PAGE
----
It's always interesting to get inquiries from people about bees hovering around their decks, gutters or siding. Some are amazed to find perfectly round 3/8" holes that look as if a vandal had done damage.
This little "vandal" is a carpenter bee. A carpenter bee looks similar to a bumble bee. Here are the differences between the two:
- bullet Carpenter bees have a shiny abdomen, hairless upper abdomen surface with yellow colored hairs on the mid-section or thorax while bumble bees have a hairy yellow upper abdominal surface
- bullet Carpenter bees nest in wood whereas bumble bees nest in the ground.
Though carpenter bees are very large and intimidating, unlike their wasp relatives (hornets and yellowjackets), they are not generally aggressive. Though capable of stinging (females only), these insect don't usual sting unless provoked.
Carpenter bees are very interesting in that they will enter primarily unpainted softwoods such as pine and chew that nice, 3/8" entry hole. After chewing a relatively short entrance, the bee will chew another tunnel, several inches long at a ninety degree angle to the opening where a female will lay eggs starting from the back, working toward the gallery opening.
These bees will nest in the wood. There is typically one generation of these insects annually with most of the activity in the Spring. These bees are known to return to previously used galleries from year to year, although other bees can make new galleries as well.
The most common sites for these intruders include fascia board (often behind the gutters), deck railings, unpainted lawn furniture, posts and unpainted playground equipment.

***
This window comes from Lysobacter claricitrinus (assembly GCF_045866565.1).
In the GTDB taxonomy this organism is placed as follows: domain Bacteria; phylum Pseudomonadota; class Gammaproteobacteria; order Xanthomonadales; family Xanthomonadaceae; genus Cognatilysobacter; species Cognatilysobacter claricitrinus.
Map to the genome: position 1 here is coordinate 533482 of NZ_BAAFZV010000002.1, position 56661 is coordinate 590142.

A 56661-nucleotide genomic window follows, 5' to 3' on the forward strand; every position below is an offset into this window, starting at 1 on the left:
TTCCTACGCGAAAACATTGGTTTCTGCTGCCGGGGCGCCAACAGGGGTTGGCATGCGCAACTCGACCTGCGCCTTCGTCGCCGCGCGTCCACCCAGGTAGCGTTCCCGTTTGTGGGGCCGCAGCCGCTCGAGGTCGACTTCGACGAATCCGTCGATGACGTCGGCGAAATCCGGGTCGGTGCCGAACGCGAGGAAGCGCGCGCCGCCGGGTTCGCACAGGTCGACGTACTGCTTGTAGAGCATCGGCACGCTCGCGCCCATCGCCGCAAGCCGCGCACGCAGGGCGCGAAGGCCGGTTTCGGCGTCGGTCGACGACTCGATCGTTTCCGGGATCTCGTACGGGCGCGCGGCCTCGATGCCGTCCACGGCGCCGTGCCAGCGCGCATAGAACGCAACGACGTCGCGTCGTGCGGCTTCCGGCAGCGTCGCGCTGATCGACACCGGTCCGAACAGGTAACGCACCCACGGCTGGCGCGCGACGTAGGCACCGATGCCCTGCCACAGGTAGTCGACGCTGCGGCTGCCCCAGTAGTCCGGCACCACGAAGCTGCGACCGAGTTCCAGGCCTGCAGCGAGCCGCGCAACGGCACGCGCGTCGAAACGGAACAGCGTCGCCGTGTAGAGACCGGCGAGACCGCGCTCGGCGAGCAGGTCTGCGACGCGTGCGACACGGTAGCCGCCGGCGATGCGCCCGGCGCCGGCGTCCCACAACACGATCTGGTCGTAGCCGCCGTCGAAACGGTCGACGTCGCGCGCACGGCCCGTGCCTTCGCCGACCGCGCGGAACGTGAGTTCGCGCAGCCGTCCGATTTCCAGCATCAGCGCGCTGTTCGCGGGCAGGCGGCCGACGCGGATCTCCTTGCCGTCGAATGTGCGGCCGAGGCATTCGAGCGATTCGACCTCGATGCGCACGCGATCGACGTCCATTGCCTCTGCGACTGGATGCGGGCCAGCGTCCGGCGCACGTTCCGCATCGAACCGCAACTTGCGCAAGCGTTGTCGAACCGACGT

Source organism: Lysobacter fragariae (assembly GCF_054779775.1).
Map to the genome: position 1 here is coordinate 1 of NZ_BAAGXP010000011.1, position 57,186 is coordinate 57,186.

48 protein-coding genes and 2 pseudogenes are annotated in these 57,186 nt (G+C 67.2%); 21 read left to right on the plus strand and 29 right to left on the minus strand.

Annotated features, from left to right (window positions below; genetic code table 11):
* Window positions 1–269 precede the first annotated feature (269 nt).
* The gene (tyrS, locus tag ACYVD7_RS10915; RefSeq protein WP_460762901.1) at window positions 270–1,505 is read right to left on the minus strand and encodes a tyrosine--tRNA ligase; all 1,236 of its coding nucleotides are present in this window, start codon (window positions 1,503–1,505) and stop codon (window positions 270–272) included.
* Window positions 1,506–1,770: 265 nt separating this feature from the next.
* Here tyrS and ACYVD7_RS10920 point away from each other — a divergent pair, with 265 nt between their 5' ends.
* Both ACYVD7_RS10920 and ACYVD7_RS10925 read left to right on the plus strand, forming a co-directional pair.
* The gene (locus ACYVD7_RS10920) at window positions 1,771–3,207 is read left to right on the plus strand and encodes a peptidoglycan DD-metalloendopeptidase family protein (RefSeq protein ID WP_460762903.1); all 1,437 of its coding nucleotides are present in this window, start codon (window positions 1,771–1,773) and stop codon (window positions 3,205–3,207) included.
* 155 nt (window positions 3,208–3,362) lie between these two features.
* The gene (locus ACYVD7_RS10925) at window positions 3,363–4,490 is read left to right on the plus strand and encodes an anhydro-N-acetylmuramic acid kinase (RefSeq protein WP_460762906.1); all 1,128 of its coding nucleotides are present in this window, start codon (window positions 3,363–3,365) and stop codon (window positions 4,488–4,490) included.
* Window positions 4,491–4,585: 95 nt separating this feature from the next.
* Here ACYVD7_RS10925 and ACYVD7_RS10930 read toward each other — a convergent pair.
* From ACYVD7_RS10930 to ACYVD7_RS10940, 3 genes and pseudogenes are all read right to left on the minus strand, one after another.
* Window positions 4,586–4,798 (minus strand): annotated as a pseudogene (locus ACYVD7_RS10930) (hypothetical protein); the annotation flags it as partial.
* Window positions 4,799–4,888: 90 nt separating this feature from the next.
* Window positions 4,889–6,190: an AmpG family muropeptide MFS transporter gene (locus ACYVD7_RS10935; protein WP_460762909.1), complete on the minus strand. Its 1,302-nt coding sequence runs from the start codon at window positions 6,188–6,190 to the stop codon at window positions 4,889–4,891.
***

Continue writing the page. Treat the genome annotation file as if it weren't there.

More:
Carpenter Bee Management
Some people don't mind these insect that much. As with other bees, they are beneficial as pollinators of flowers. However, other people are not as happy to have carpenter bees around and seek ways to eliminate the bees.
There are two ways of dealing with the problem: exclusion and pesticides.
Exclusion is done by sealing and then painting the wood surfaces well. A good enamel or polyurethane is probably most durable and is least likely to be attacked again. Another solution is to wrap exposed wood with aluminum flashing in areas such as the gutter fascia.
The most effective pesticide application for existing, active Carpenter Bee galleries is dust. The big advantage of dust over sprays is that the application targets this pest only with virtually no affect on non target organisms such as people or their pets.
There are several such products on the market for this pest. The best are non repellent products such as carbaryl (Sevin) dust and boric acid (Borid Turbo Aerosol). We sell Apicide, a carbaryl dust product and Borid Turbo (boric acid) for those wishing to treat the problem. Either of the two products may be applied into the entrance of an active carpenter bee gallery. Only a small amount is needed for each gallery opening.
Commercial applicators can apply insecticides in a wettable powder formulation (a powder that suspends in water) that will repel and kill carpenter bees. The active ingredient, cypermethrin, is sold under the Demon WP and Cynoff WP trade names. This type of application is helpful where there are a lot of Carpenter Bees hovering around. We do not offer these restricted use products products for sale to the general public.
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